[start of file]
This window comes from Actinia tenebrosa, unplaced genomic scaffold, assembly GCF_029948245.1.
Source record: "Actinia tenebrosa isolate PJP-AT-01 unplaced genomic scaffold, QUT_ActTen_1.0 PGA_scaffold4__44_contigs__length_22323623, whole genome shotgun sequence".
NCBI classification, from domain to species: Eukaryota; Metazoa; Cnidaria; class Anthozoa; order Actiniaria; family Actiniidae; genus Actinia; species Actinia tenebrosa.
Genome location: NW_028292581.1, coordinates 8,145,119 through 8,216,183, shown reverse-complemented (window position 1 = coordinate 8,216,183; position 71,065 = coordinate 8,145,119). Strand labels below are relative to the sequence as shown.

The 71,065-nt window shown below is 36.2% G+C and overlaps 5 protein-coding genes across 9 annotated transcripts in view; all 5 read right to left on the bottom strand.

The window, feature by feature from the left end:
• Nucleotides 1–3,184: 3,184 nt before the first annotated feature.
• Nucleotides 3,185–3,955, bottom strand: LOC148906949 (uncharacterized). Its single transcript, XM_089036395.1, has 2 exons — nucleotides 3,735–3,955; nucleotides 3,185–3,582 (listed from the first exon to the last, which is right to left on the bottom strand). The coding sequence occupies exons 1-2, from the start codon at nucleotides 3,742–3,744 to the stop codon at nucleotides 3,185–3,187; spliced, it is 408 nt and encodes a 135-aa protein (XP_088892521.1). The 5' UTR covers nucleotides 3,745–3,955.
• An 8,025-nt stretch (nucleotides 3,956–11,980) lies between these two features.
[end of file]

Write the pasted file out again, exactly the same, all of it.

This window comes from Actinia tenebrosa, unplaced genomic scaffold, assembly GCF_029948245.1.
Source record: "Actinia tenebrosa isolate PJP-AT-01 unplaced genomic scaffold, QUT_ActTen_1.0 PGA_scaffold4__44_contigs__length_22323623, whole genome shotgun sequence".
NCBI classification, from domain to species: Eukaryota; Metazoa; Cnidaria; class Anthozoa; order Actiniaria; family Actiniidae; genus Actinia; species Actinia tenebrosa.
Genome location: NW_028292581.1, coordinates 8,145,119 through 8,216,183, shown reverse-complemented (window position 1 = coordinate 8,216,183; position 71,065 = coordinate 8,145,119). Strand labels below are relative to the sequence as shown.

The 71,065-nt window shown below is 36.2% G+C and overlaps 5 protein-coding genes across 9 annotated transcripts in view; all 5 read right to left on the bottom strand.

The window, feature by feature from the left end:
• Nucleotides 1–3,184: 3,184 nt before the first annotated feature.
• Nucleotides 3,185–3,955, bottom strand: LOC148906949 (uncharacterized). Its single transcript, XM_089036395.1, has 2 exons — nucleotides 3,735–3,955; nucleotides 3,185–3,582 (listed from the first exon to the last, which is right to left on the bottom strand). The coding sequence occupies exons 1-2, from the start codon at nucleotides 3,742–3,744 to the stop codon at nucleotides 3,185–3,187; spliced, it is 408 nt and encodes a 135-aa protein (XP_088892521.1). The 5' UTR covers nucleotides 3,745–3,955.
• An 8,025-nt stretch (nucleotides 3,956–11,980) lies between these two features.